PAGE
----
Enabling flexible and agile working at the royal ballet school

Enabling flexible and agile working at The Royal Ballet School

The way we all collaborate has changed so much in the past two years. As an organisation that prioritises continuous evolution and creating community, we’ve spent a lot of time thinking about how we share knowledge and build upon our research both internally and with other organisations within and beyond dance. This means building flexibility into our work in a way that we hadn’t before. Our Head of HR, Christian Gallagher, recently spoke at the Chartered Institute of Personnel and Development (CIPD) Annual Conference for a session titled Revolutionising the employee experience – enabling flexible and agile working.

Can you tell us a little bit about what you brought to the session from the experience of the staff at the School? What makes the employee experience here special?

I talked about how traditionally we were all in all the time because we’re a school and we’re people-facing. But then COVID lockdowns allowed us to realise that we have the technology and the ability to work from home, and we did it successfully in many roles.

Now we’ve come back out of that – we’re a school so we have to be open and certain roles are pupil-facing which means to be effective you have to be in the studio, you have to be in the classroom with them. In academics, that means if the School’s open, Front of House has to be there. You need people on reception, and the cleaners to come in and make sure the studio is clean and ready for them. So, it means a lot of us do have to come in.

But there are a lot of us in more support roles in different functions such as communications or marketing, finance, or HR, we have the ability now – very kindly through investment from the School with laptops and with IT working hard to get us all online with Teams and the shared network – we’re able to offer quite flexible and agile working. We’ve got people in certain roles who can choose to work from White Lodge, Upper School, or from home, and can be effective in all three.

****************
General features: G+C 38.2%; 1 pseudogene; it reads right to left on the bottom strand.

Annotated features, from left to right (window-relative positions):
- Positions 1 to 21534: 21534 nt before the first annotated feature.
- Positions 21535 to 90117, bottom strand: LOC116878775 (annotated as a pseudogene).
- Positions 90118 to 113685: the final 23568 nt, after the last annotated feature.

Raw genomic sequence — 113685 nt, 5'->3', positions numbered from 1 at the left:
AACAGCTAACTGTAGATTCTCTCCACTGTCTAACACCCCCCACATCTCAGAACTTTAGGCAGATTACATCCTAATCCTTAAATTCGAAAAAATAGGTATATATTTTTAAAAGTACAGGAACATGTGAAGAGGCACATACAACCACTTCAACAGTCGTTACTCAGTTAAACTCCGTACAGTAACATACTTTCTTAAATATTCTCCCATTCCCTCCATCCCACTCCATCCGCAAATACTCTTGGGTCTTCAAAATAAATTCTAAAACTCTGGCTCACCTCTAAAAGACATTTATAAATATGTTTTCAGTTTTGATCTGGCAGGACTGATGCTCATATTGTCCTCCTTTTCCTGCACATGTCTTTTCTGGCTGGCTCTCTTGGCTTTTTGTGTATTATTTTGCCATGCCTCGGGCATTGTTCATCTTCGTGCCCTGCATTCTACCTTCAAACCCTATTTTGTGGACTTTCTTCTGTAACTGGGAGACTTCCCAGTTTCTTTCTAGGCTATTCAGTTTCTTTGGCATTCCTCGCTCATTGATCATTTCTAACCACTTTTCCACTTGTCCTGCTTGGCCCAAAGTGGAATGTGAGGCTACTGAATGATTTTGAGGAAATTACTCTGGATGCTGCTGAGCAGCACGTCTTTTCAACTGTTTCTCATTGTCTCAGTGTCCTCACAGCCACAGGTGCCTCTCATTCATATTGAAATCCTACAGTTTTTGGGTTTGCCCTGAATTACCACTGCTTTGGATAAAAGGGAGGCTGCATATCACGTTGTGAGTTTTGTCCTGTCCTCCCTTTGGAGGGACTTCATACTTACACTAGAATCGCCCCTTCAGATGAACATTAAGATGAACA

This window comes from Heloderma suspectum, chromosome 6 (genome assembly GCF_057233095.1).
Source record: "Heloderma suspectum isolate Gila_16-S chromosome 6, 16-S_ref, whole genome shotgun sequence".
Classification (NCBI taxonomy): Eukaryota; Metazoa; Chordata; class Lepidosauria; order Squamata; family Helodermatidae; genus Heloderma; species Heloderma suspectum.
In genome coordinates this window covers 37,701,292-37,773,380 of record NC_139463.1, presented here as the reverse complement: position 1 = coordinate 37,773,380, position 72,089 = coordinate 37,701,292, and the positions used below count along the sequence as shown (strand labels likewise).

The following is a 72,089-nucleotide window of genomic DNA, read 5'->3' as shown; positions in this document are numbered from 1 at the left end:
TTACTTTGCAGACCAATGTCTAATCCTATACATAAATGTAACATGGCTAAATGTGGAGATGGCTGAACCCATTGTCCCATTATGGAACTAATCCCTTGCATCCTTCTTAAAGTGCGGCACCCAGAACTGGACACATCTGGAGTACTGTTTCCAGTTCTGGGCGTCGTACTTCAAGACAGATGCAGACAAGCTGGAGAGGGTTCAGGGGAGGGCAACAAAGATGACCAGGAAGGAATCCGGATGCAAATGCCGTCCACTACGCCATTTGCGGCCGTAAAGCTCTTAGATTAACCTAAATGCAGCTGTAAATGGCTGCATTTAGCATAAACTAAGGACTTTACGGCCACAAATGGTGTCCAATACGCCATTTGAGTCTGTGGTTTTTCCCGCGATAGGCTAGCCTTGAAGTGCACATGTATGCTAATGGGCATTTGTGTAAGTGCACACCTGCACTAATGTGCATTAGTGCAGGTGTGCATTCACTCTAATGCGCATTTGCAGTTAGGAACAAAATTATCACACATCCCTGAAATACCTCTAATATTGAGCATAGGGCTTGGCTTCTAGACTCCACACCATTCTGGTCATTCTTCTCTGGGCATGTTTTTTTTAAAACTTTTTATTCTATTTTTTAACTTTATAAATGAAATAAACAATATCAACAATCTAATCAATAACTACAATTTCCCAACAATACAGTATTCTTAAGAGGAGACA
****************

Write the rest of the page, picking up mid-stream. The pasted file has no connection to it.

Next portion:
We did get a question about how we can say we have flexible working for the people who absolutely have to be in because they’re pupil-facing. The answer is that at The Royal Ballet School we try to build in as much flexibility as we can. People can start early and finish early. They can start late and finish late. We have a ballet teacher at White Lodge who takes her children to school before she comes into School, and it’s great if we can offer that flexibility. There are always ways around [people’s circumstances], so we just try to listen as much as possible.

Did any questions come up during the session that you hadn’t considered before? 

The questions from the audience were quite practical. People were asking us how we do it, and what the implications are. What do you need to have in place to make it effective? We’re quite lucky at The Royal Ballet School because we have leaders who are behind it, who understand it and support it. There’s no point in writing a policy that says, ‘hey! You can work from home’ if all the leaders will turn around and say ‘no you can’t.’

And at an HR conference, you also have to talk about some of the technical, practical stuff. So I talked about some of the contracts and policies, and the psychological contract to make sure you look after people.

It’s important to remember that it’s a human thing. As HR professionals we have to talk to people. It’s no good saying, ‘right! You can all work from home, go home!’ For some people that may not work.